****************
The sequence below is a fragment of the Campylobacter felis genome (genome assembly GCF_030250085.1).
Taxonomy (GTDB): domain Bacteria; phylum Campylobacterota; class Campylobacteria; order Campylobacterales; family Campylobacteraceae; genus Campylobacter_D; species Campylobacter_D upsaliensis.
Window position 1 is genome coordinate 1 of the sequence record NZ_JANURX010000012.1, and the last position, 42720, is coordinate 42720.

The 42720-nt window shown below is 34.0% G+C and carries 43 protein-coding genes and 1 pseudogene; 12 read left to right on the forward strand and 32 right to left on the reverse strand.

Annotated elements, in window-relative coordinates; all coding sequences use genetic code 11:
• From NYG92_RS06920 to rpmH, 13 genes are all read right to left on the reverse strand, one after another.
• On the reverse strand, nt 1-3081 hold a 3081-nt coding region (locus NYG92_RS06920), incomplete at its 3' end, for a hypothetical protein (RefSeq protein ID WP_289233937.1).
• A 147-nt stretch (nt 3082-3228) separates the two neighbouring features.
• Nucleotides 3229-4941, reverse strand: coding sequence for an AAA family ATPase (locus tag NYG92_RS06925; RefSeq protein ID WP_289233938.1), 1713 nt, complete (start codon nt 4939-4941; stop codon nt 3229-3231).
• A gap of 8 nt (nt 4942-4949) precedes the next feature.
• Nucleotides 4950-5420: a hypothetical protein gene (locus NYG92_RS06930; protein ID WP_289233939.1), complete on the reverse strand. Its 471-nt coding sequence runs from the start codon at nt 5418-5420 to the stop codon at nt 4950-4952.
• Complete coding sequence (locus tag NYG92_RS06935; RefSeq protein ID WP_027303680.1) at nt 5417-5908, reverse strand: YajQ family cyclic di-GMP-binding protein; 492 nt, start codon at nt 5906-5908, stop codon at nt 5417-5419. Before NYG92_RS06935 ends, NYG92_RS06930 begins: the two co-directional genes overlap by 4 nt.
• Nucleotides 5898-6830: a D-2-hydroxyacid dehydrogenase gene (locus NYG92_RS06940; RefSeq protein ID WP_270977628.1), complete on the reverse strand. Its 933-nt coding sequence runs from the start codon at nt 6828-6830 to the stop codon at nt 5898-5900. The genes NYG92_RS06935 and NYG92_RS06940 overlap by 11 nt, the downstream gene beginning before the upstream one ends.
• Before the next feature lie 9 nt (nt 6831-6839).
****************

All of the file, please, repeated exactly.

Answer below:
The sequence below is a fragment of the Campylobacter felis genome (genome assembly GCF_030250085.1).
Taxonomy (GTDB): domain Bacteria; phylum Campylobacterota; class Campylobacteria; order Campylobacterales; family Campylobacteraceae; genus Campylobacter_D; species Campylobacter_D upsaliensis.
Window position 1 is genome coordinate 1 of the sequence record NZ_JANURX010000012.1, and the last position, 42720, is coordinate 42720.

The 42720-nt window shown below is 34.0% G+C and carries 43 protein-coding genes and 1 pseudogene; 12 read left to right on the forward strand and 32 right to left on the reverse strand.

Annotated elements, in window-relative coordinates; all coding sequences use genetic code 11:
• From NYG92_RS06920 to rpmH, 13 genes are all read right to left on the reverse strand, one after another.
• On the reverse strand, nt 1-3081 hold a 3081-nt coding region (locus NYG92_RS06920), incomplete at its 3' end, for a hypothetical protein (RefSeq protein ID WP_289233937.1).
• A 147-nt stretch (nt 3082-3228) separates the two neighbouring features.
• Nucleotides 3229-4941, reverse strand: coding sequence for an AAA family ATPase (locus tag NYG92_RS06925; RefSeq protein ID WP_289233938.1), 1713 nt, complete (start codon nt 4939-4941; stop codon nt 3229-3231).
• A gap of 8 nt (nt 4942-4949) precedes the next feature.
• Nucleotides 4950-5420: a hypothetical protein gene (locus NYG92_RS06930; protein ID WP_289233939.1), complete on the reverse strand. Its 471-nt coding sequence runs from the start codon at nt 5418-5420 to the stop codon at nt 4950-4952.
• Complete coding sequence (locus tag NYG92_RS06935; RefSeq protein ID WP_027303680.1) at nt 5417-5908, reverse strand: YajQ family cyclic di-GMP-binding protein; 492 nt, start codon at nt 5906-5908, stop codon at nt 5417-5419. Before NYG92_RS06935 ends, NYG92_RS06930 begins: the two co-directional genes overlap by 4 nt.
• Nucleotides 5898-6830: a D-2-hydroxyacid dehydrogenase gene (locus NYG92_RS06940; RefSeq protein ID WP_270977628.1), complete on the reverse strand. Its 933-nt coding sequence runs from the start codon at nt 6828-6830 to the stop codon at nt 5898-5900. The genes NYG92_RS06935 and NYG92_RS06940 overlap by 11 nt, the downstream gene beginning before the upstream one ends.
• Before the next feature lie 9 nt (nt 6831-6839).